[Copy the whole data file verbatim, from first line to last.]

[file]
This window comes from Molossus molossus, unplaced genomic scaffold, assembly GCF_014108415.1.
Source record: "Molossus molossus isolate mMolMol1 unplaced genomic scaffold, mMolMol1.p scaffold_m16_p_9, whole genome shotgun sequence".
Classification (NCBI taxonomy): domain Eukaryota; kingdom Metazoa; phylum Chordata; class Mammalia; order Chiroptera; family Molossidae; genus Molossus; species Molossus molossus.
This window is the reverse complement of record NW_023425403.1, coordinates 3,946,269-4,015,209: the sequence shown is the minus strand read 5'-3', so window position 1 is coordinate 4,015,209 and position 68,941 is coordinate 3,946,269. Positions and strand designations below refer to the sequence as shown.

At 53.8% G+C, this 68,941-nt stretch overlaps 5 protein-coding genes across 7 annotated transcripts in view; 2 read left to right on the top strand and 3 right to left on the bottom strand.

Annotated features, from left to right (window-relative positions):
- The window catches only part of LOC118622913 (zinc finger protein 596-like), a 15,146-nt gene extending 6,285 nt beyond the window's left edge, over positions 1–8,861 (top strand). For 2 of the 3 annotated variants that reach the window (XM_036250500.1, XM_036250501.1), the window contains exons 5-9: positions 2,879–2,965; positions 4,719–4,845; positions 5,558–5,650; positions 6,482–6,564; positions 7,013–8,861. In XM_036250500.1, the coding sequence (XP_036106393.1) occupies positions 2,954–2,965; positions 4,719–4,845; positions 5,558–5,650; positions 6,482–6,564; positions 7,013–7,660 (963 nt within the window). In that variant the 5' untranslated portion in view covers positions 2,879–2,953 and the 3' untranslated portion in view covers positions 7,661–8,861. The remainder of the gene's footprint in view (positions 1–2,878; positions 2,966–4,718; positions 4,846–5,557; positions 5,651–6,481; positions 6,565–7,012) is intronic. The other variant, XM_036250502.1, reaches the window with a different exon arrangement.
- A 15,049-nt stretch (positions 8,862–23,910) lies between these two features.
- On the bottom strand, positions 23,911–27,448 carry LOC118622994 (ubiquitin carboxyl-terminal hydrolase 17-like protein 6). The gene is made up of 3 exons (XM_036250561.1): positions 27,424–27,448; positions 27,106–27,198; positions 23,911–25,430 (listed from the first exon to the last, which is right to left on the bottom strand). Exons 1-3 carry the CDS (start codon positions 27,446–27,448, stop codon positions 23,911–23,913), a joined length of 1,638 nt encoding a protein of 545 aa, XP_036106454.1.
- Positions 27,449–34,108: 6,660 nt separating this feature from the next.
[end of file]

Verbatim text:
This window comes from Molossus molossus, unplaced genomic scaffold, assembly GCF_014108415.1.
Source record: "Molossus molossus isolate mMolMol1 unplaced genomic scaffold, mMolMol1.p scaffold_m16_p_9, whole genome shotgun sequence".
Classification (NCBI taxonomy): domain Eukaryota; kingdom Metazoa; phylum Chordata; class Mammalia; order Chiroptera; family Molossidae; genus Molossus; species Molossus molossus.
This window is the reverse complement of record NW_023425403.1, coordinates 3,946,269-4,015,209: the sequence shown is the minus strand read 5'-3', so window position 1 is coordinate 4,015,209 and position 68,941 is coordinate 3,946,269. Positions and strand designations below refer to the sequence as shown.

At 53.8% G+C, this 68,941-nt stretch overlaps 5 protein-coding genes across 7 annotated transcripts in view; 2 read left to right on the top strand and 3 right to left on the bottom strand.

Annotated features, from left to right (window-relative positions):
- The window catches only part of LOC118622913 (zinc finger protein 596-like), a 15,146-nt gene extending 6,285 nt beyond the window's left edge, over positions 1–8,861 (top strand). For 2 of the 3 annotated variants that reach the window (XM_036250500.1, XM_036250501.1), the window contains exons 5-9: positions 2,879–2,965; positions 4,719–4,845; positions 5,558–5,650; positions 6,482–6,564; positions 7,013–8,861. In XM_036250500.1, the coding sequence (XP_036106393.1) occupies positions 2,954–2,965; positions 4,719–4,845; positions 5,558–5,650; positions 6,482–6,564; positions 7,013–7,660 (963 nt within the window). In that variant the 5' untranslated portion in view covers positions 2,879–2,953 and the 3' untranslated portion in view covers positions 7,661–8,861. The remainder of the gene's footprint in view (positions 1–2,878; positions 2,966–4,718; positions 4,846–5,557; positions 5,651–6,481; positions 6,565–7,012) is intronic. The other variant, XM_036250502.1, reaches the window with a different exon arrangement.
- A 15,049-nt stretch (positions 8,862–23,910) lies between these two features.
- On the bottom strand, positions 23,911–27,448 carry LOC118622994 (ubiquitin carboxyl-terminal hydrolase 17-like protein 6). The gene is made up of 3 exons (XM_036250561.1): positions 27,424–27,448; positions 27,106–27,198; positions 23,911–25,430 (listed from the first exon to the last, which is right to left on the bottom strand). Exons 1-3 carry the CDS (start codon positions 27,446–27,448, stop codon positions 23,911–23,913), a joined length of 1,638 nt encoding a protein of 545 aa, XP_036106454.1.
- Positions 27,449–34,108: 6,660 nt separating this feature from the next.